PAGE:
It might seem like every drug likely to be abused by the addicted is kept under lock and key to protect the public. Gabapentin seems to be an exception.
A panel of experts for the FDA rejected the sale of a new extended-release form of oxycodone that dyes the mouth or nose blue when it is abused. Is a blue dye a good method of deterring drug abuse?
Most parents are familiar with the tendency of youth to start using alcohol or marijuana. It’s a good bet, however, that few are ready to think of their teenaged child abusing Xanax, the anti-anxiety drug, especially considering how dangerous this drug is.
A few weeks ago, this blog featured an article on the lawsuits being filed against major pharmaceutical companies such as Purdue Pharma, Endo International, Teva Pharmaceutical Industries, Depomed, Janssen/Johnson & Johnson and others. In the following weeks, even more states, counties and cities have initiated legal action against these companies and others who manufacture, market or distribute these addictive pills.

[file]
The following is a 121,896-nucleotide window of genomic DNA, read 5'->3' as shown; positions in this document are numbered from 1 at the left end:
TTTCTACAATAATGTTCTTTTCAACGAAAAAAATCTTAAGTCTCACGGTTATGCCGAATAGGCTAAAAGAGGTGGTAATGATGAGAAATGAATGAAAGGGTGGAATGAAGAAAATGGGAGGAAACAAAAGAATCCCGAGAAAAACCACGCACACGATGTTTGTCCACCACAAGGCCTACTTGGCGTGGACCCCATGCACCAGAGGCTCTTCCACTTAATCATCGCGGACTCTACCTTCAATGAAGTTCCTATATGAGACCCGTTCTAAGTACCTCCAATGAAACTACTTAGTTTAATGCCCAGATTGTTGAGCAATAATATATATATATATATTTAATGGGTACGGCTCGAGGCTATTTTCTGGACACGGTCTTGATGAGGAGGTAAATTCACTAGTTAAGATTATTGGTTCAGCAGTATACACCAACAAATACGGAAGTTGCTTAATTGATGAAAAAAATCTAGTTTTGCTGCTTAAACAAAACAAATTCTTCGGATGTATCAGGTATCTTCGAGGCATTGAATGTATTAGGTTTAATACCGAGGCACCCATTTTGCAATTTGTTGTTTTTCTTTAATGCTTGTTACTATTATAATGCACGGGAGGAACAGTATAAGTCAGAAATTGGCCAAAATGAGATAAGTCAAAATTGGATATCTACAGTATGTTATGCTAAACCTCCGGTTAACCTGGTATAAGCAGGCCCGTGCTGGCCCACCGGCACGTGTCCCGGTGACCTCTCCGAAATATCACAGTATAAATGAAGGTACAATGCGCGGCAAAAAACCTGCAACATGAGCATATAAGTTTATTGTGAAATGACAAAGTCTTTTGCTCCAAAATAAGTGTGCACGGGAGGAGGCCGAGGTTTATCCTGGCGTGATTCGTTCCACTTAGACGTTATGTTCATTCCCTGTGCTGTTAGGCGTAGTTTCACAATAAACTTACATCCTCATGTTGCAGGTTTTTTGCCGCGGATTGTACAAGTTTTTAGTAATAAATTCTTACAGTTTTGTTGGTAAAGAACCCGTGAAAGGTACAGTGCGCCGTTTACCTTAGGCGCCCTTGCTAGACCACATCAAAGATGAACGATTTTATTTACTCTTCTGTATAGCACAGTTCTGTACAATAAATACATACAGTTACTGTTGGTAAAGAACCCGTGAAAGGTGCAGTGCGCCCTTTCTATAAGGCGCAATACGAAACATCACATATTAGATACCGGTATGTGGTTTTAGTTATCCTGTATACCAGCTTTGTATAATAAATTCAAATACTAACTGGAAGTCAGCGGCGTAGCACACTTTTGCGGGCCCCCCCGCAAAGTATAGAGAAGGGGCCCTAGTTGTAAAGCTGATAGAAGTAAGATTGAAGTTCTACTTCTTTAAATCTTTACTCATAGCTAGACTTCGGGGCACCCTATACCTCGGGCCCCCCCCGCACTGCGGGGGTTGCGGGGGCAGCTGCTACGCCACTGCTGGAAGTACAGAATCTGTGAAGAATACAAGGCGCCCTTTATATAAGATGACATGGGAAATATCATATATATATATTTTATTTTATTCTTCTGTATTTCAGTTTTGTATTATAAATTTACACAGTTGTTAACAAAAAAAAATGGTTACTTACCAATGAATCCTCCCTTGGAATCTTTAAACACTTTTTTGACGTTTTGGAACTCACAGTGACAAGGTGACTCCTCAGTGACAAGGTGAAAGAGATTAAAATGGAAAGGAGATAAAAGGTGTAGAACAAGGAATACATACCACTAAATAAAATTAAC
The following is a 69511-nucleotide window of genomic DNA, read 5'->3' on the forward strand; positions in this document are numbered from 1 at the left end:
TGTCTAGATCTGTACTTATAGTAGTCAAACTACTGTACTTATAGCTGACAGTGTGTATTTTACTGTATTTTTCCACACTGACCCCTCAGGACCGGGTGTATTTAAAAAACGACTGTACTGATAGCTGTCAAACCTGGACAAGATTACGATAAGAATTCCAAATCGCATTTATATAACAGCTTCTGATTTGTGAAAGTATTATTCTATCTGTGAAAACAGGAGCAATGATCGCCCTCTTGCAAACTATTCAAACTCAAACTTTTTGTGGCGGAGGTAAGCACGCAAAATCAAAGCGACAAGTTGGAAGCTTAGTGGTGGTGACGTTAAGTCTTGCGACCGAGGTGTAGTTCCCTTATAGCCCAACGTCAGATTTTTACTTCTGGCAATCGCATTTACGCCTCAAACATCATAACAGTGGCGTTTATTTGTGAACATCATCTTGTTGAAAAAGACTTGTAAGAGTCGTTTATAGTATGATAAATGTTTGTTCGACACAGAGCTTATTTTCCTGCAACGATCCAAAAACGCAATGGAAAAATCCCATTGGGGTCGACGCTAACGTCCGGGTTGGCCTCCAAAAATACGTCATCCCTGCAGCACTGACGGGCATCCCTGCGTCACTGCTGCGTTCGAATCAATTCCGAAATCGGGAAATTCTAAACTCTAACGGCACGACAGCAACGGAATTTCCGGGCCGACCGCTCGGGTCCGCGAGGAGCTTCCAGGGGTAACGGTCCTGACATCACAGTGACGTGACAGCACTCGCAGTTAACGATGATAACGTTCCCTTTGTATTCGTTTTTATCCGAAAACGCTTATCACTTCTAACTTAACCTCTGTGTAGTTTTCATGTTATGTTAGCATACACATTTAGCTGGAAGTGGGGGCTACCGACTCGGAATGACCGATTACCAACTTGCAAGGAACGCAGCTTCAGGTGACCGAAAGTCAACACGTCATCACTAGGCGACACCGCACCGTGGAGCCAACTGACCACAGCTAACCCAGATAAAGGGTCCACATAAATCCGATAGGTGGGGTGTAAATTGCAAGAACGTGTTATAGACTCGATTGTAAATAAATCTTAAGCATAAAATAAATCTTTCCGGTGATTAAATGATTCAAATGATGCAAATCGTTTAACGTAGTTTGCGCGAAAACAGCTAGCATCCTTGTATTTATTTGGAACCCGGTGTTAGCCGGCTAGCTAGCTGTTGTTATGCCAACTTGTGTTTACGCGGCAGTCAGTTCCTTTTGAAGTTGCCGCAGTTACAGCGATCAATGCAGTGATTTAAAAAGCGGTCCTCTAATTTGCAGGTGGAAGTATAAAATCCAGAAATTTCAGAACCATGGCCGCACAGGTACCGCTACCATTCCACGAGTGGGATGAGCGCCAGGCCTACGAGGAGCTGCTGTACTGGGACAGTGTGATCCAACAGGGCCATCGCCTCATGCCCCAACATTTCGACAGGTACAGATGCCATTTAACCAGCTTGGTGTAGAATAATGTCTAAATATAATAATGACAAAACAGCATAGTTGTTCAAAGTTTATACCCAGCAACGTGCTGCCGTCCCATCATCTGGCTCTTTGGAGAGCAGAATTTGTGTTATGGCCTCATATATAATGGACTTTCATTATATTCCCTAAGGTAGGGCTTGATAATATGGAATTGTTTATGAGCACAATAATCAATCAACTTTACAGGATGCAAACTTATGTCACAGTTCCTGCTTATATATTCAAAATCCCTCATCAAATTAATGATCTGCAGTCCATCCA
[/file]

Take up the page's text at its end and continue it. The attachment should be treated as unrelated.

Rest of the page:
A new analysis of prescribing patterns for opioid painkillers revealed that three-quarters of these pills go to just 10% of patients. Might a careful analysis of the needs of this small group help curb overprescribing?
When Tiger Woods was found asleep in his car due to a mix of prescription drugs he’d consumed and police took him into custody, this intervention may have saved his life. Compare his story to Heath Ledger’s.
In April 2017, the Drug Enforcement Administration (DEA) sponsored a National Prescription Drug Take Back Day to collect unused prescriptions across the country. The staggering quantities of drugs collected seems like conclusive proof that doctors must still be prescribing too many drugs.